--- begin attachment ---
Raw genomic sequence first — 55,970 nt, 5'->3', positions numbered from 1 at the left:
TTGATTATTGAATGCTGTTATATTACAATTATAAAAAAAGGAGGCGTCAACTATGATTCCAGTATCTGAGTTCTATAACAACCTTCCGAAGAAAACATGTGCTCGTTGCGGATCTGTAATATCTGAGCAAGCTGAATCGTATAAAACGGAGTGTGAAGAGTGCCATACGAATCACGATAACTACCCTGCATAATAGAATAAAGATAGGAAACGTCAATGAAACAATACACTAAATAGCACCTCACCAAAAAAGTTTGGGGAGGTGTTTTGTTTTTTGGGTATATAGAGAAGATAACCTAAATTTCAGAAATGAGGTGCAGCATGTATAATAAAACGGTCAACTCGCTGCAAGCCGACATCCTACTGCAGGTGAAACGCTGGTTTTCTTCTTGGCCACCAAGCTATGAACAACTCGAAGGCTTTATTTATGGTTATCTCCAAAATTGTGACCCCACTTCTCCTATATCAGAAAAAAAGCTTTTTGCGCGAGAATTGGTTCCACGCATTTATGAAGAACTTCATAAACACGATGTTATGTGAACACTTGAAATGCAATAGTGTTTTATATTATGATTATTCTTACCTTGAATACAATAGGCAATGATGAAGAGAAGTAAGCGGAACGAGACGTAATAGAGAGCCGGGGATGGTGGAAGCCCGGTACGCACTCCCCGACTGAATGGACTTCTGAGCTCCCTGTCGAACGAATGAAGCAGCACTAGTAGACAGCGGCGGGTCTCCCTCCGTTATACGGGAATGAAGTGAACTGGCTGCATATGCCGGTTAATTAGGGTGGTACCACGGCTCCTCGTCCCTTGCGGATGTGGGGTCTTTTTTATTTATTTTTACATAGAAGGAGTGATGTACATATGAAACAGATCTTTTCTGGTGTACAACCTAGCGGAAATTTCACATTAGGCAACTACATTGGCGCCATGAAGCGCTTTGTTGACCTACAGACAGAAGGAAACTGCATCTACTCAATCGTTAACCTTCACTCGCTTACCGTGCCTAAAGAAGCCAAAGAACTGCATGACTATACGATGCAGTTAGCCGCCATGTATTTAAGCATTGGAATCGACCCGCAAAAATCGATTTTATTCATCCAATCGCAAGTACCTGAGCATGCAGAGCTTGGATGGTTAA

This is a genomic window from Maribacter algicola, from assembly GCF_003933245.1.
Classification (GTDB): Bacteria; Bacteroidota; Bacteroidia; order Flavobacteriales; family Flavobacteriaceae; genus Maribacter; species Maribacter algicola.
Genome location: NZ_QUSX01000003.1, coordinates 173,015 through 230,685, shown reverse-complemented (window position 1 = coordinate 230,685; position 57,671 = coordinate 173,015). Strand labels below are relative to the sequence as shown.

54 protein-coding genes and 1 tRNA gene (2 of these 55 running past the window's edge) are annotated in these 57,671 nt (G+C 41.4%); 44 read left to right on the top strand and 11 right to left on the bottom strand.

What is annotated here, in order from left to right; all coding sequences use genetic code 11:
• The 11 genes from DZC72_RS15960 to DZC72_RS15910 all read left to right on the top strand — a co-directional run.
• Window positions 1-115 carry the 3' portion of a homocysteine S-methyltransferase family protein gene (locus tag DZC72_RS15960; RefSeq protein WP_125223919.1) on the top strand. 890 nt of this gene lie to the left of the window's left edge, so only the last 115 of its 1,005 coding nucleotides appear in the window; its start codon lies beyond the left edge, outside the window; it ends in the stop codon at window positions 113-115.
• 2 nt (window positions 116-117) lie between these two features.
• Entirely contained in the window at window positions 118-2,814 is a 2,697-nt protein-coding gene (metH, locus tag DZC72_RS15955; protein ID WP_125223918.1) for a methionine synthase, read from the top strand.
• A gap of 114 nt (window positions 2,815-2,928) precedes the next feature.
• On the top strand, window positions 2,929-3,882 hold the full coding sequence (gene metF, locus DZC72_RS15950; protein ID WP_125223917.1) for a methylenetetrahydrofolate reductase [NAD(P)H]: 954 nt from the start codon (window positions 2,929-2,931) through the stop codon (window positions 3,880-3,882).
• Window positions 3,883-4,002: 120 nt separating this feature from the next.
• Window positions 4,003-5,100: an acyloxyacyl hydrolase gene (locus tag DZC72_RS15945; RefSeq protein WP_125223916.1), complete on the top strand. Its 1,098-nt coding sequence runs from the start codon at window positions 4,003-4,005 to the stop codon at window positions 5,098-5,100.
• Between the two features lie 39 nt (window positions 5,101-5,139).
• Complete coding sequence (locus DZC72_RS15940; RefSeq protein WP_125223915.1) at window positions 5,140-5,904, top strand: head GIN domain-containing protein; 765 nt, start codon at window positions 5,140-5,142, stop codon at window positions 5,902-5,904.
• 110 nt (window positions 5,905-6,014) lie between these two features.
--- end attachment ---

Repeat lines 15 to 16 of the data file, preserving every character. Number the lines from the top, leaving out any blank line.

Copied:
• Window positions 4,003-5,100: an acyloxyacyl hydrolase gene (locus tag DZC72_RS15945; RefSeq protein WP_125223916.1), complete on the top strand. Its 1,098-nt coding sequence runs from the start codon at window positions 4,003-4,005 to the stop codon at window positions 5,098-5,100.
• Between the two features lie 39 nt (window positions 5,101-5,139).